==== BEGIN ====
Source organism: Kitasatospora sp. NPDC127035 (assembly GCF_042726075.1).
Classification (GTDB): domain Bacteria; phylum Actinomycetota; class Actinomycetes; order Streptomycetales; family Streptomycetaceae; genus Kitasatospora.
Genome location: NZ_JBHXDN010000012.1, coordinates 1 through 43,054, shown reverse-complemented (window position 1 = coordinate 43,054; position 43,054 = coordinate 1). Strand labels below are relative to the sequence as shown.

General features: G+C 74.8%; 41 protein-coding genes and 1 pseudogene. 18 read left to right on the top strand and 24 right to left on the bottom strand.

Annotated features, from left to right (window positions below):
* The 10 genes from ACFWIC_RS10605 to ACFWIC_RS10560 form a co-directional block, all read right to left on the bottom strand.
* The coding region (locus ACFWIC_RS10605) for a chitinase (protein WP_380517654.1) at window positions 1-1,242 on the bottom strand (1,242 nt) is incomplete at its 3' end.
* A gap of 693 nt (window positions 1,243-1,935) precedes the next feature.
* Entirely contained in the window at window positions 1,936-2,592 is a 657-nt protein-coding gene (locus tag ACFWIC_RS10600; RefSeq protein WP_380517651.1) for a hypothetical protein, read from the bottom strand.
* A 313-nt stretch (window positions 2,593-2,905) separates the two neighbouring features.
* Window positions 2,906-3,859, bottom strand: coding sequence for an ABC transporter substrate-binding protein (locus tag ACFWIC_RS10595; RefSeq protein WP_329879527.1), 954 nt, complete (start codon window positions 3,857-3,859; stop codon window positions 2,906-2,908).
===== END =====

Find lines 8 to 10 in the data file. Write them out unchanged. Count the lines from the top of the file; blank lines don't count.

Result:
* A gap of 693 nt (window positions 1,243-1,935) precedes the next feature.
* Entirely contained in the window at window positions 1,936-2,592 is a 657-nt protein-coding gene (locus tag ACFWIC_RS10600; RefSeq protein WP_380517651.1) for a hypothetical protein, read from the bottom strand.
* A 313-nt stretch (window positions 2,593-2,905) separates the two neighbouring features.